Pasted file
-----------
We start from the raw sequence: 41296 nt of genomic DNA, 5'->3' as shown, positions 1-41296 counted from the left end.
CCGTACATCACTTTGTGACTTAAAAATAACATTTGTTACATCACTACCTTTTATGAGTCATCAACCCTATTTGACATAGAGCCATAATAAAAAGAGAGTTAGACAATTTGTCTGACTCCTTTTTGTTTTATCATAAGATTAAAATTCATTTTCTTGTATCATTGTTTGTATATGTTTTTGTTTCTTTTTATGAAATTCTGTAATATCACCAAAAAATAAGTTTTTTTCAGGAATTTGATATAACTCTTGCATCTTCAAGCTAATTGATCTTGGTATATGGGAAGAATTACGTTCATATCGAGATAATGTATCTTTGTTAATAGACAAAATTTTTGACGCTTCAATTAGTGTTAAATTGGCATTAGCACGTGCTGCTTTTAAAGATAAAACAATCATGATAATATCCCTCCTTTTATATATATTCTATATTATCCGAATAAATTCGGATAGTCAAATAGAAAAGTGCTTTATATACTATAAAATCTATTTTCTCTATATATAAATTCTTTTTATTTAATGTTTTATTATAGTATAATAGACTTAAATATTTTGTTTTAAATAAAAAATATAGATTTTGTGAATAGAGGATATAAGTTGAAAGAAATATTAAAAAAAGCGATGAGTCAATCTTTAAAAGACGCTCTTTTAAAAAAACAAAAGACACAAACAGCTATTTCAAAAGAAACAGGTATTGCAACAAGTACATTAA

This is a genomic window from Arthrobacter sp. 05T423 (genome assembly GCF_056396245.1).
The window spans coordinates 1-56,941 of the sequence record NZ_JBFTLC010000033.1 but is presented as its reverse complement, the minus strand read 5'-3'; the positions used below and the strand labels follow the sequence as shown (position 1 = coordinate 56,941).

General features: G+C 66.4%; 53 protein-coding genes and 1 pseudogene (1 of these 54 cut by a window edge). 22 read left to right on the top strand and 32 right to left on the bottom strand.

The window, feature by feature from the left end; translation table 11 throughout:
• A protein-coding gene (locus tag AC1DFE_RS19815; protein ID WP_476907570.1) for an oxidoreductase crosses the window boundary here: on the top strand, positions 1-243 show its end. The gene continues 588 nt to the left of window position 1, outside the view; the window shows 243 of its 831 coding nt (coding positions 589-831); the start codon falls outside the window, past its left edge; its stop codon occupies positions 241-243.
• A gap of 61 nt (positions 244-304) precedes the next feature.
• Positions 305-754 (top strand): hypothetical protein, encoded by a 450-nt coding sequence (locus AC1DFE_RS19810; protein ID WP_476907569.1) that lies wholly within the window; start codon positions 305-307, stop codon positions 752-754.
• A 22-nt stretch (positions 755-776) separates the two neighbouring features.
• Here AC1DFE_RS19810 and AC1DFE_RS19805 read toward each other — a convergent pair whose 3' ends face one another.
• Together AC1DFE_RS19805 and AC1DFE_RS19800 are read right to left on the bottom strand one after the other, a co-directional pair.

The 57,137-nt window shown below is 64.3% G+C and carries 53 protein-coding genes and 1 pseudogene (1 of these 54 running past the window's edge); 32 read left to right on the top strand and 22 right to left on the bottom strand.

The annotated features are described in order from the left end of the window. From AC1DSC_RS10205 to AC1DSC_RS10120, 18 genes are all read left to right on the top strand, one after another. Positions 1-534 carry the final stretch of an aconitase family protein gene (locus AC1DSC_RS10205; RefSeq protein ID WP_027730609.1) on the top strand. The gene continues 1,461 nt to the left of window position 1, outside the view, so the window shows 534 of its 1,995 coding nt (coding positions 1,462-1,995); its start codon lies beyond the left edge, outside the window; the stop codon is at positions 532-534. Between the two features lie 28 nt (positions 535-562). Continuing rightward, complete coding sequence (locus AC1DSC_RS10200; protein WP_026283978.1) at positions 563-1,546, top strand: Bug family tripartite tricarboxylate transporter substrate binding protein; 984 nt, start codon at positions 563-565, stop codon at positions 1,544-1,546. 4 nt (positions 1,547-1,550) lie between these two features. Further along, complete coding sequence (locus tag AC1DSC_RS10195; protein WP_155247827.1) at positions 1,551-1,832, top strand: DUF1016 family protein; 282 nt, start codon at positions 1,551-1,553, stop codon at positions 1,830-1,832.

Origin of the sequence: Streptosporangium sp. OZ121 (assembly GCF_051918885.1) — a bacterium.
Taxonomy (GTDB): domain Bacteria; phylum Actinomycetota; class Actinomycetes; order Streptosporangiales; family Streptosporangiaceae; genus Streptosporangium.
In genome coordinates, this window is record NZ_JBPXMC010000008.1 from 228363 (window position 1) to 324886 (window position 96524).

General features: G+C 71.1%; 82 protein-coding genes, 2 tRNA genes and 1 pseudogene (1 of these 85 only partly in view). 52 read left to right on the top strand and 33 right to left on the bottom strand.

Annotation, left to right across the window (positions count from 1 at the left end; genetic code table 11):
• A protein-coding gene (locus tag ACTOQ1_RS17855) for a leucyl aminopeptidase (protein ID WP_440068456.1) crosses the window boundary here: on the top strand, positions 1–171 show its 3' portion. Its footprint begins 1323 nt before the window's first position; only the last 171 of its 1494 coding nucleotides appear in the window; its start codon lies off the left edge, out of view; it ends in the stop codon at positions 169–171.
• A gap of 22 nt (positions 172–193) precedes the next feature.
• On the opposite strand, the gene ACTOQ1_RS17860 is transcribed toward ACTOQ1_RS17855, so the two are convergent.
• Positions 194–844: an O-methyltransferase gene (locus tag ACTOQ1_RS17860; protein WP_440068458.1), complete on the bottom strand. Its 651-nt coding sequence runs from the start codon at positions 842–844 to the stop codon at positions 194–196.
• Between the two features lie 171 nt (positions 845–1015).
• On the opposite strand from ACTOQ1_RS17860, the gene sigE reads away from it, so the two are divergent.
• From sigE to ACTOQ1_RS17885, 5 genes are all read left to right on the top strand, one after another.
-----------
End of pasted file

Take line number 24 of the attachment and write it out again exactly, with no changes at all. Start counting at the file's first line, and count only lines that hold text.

• Between the two features lie 171 nt (positions 845–1015).